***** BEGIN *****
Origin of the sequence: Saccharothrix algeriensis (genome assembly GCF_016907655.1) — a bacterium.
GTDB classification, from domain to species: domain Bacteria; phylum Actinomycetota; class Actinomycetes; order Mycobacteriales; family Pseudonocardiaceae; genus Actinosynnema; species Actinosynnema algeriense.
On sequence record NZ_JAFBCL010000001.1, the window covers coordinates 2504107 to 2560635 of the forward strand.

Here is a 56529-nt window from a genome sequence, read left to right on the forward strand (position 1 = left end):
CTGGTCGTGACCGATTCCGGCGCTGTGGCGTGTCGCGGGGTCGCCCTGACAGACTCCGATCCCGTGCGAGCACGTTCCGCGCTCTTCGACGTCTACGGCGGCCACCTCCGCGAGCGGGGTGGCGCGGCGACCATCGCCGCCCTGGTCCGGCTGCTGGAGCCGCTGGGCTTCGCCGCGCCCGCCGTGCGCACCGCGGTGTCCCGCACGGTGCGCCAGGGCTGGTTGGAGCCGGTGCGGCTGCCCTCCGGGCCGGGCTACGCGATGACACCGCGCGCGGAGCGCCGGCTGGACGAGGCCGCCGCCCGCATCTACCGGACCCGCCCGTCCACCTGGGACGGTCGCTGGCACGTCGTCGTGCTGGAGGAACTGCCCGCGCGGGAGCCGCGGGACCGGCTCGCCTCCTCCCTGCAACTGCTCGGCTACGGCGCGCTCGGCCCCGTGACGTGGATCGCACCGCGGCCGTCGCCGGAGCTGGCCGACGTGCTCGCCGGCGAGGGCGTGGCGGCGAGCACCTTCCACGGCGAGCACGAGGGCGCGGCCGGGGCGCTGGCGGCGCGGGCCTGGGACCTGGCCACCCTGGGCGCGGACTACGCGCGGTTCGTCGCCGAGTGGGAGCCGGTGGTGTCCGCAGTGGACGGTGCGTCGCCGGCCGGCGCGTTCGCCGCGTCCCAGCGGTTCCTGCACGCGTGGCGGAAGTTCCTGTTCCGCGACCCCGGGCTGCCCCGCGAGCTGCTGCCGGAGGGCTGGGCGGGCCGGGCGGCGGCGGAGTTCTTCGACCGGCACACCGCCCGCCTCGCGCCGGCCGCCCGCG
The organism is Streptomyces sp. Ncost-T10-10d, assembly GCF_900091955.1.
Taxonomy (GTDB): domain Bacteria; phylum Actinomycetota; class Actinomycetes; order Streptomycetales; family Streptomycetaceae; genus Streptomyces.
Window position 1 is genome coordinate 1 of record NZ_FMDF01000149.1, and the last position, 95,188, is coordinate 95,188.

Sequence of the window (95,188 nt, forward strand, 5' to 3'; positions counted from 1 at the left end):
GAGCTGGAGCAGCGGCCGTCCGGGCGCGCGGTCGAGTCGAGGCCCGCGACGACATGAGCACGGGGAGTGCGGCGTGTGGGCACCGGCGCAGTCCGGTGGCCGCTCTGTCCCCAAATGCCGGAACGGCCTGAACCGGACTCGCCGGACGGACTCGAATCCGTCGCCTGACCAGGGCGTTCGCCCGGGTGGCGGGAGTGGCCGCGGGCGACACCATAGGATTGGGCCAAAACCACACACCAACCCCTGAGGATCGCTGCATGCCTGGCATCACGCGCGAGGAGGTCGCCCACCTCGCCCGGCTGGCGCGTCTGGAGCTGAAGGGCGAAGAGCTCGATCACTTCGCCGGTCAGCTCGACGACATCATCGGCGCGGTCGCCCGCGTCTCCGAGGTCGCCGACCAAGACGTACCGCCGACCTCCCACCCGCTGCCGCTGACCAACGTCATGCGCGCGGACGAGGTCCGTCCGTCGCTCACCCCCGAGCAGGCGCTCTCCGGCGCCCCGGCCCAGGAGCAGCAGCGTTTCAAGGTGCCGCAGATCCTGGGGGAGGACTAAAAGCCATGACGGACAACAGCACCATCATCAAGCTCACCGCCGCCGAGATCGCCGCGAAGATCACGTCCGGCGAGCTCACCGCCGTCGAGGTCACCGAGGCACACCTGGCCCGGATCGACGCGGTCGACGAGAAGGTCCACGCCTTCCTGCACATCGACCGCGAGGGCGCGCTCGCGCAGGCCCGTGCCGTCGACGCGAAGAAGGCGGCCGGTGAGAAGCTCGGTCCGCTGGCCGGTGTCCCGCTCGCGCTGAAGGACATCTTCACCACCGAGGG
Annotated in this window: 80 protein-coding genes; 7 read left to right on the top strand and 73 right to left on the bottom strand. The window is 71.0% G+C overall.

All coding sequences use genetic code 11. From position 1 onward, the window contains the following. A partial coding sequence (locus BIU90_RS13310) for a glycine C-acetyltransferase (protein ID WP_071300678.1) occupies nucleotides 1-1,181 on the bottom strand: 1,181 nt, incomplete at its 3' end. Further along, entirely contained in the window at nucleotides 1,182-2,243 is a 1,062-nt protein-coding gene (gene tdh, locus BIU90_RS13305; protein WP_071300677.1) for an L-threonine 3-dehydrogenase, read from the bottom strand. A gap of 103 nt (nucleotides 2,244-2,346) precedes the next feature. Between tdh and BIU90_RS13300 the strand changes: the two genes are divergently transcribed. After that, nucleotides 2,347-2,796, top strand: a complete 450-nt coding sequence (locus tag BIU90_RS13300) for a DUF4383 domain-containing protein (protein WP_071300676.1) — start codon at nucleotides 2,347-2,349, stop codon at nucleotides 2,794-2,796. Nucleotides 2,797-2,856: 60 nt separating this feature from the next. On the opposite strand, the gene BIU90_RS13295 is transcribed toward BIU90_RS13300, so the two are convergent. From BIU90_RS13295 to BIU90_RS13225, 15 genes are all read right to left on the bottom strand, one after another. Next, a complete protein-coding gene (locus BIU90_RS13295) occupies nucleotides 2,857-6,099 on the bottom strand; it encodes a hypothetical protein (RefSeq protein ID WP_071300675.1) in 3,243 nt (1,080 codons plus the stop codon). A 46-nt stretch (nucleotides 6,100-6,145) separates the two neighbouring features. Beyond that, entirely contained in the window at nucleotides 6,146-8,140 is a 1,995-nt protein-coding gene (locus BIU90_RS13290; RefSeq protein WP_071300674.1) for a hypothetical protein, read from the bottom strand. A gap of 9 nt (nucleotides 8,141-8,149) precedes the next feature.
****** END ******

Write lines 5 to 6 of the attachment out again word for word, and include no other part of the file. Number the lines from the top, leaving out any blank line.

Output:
CTGGTCGTGACCGATTCCGGCGCTGTGGCGTGTCGCGGGGTCGCCCTGACAGACTCCGATCCCGTGCGAGCACGTTCCGCGCTCTTCGACGTCTACGGCGGCCACCTCCGCGAGCGGGGTGGCGCGGCGACCATCGCCGCCCTGGTCCGGCTGCTGGAGCCGCTGGGCTTCGCCGCGCCCGCCGTGCGCACCGCGGTGTCCCGCACGGTGCGCCAGGGCTGGTTGGAGCCGGTGCGGCTGCCCTCCGGGCCGGGCTACGCGATGACACCGCGCGCGGAGCGCCGGCTGGACGAGGCCGCCGCCCGCATCTACCGGACCCGCCCGTCCACCTGGGACGGTCGCTGGCACGTCGTCGTGCTGGAGGAACTGCCCGCGCGGGAGCCGCGGGACCGGCTCGCCTCCTCCCTGCAACTGCTCGGCTACGGCGCGCTCGGCCCCGTGACGTGGATCGCACCGCGGCCGTCGCCGGAGCTGGCCGACGTGCTCGCCGGCGAGGGCGTGGCGGCGAGCACCTTCCACGGCGAGCACGAGGGCGCGGCCGGGGCGCTGGCGGCGCGGGCCTGGGACCTGGCCACCCTGGGCGCGGACTACGCGCGGTTCGTCGCCGAGTGGGAGCCGGTGGTGTCCGCAGTGGACGGTGCGTCGCCGGCCGGCGCGTTCGCCGCGTCCCAGCGGTTCCTGCACGCGTGGCGGAAGTTCCTGTTCCGCGACCCCGGGCTGCCCCGCGAGCTGCTGCCGGAGGGCTGGGCGGGCCGGGCGGCGGCGGAGTTCTTCGACCGGCACACCGCCCGCCTCGCGCCGGCCGCCCGCG
The organism is Streptomyces sp. Ncost-T10-10d, assembly GCF_900091955.1.